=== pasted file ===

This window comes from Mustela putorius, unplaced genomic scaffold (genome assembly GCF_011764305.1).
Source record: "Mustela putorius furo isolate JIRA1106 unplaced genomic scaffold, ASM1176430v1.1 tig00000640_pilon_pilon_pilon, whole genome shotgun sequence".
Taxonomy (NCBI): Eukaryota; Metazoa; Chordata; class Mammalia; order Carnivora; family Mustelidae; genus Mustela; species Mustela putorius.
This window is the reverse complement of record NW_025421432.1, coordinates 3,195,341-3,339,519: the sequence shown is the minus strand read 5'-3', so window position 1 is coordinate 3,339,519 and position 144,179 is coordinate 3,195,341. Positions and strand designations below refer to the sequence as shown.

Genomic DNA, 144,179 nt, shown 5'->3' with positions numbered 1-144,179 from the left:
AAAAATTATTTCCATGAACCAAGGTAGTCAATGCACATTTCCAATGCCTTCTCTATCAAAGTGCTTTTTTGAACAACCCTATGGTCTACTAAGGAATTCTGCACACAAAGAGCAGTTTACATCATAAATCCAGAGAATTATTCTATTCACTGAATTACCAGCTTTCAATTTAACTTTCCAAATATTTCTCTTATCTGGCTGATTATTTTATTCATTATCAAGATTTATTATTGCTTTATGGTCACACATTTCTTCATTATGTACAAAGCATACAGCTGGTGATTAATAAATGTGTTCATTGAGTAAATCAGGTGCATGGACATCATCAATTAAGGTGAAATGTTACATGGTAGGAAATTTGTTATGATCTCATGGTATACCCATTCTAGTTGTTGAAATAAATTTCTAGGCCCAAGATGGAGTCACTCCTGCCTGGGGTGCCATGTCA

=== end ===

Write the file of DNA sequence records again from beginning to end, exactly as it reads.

This window comes from Mustela putorius, unplaced genomic scaffold (genome assembly GCF_011764305.1).
Source record: "Mustela putorius furo isolate JIRA1106 unplaced genomic scaffold, ASM1176430v1.1 tig00000640_pilon_pilon_pilon, whole genome shotgun sequence".
Taxonomy (NCBI): Eukaryota; Metazoa; Chordata; class Mammalia; order Carnivora; family Mustelidae; genus Mustela; species Mustela putorius.
This window is the reverse complement of record NW_025421432.1, coordinates 3,195,341-3,339,519: the sequence shown is the minus strand read 5'-3', so window position 1 is coordinate 3,339,519 and position 144,179 is coordinate 3,195,341. Positions and strand designations below refer to the sequence as shown.

Genomic DNA, 144,179 nt, shown 5'->3' with positions numbered 1-144,179 from the left:
AAAAATTATTTCCATGAACCAAGGTAGTCAATGCACATTTCCAATGCCTTCTCTATCAAAGTGCTTTTTTGAACAACCCTATGGTCTACTAAGGAATTCTGCACACAAAGAGCAGTTTACATCATAAATCCAGAGAATTATTCTATTCACTGAATTACCAGCTTTCAATTTAACTTTCCAAATATTTCTCTTATCTGGCTGATTATTTTATTCATTATCAAGATTTATTATTGCTTTATGGTCACACATTTCTTCATTATGTACAAAGCATACAGCTGGTGATTAATAAATGTGTTCATTGAGTAAATCAGGTGCATGGACATCATCAATTAAGGTGAAATGTTACATGGTAGGAAATTTGTTATGATCTCATGGTATACCCATTCTAGTTGTTGAAATAAATTTCTAGGCCCAAGATGGAGTCACTCCTGCCTGGGGTGCCATGTCA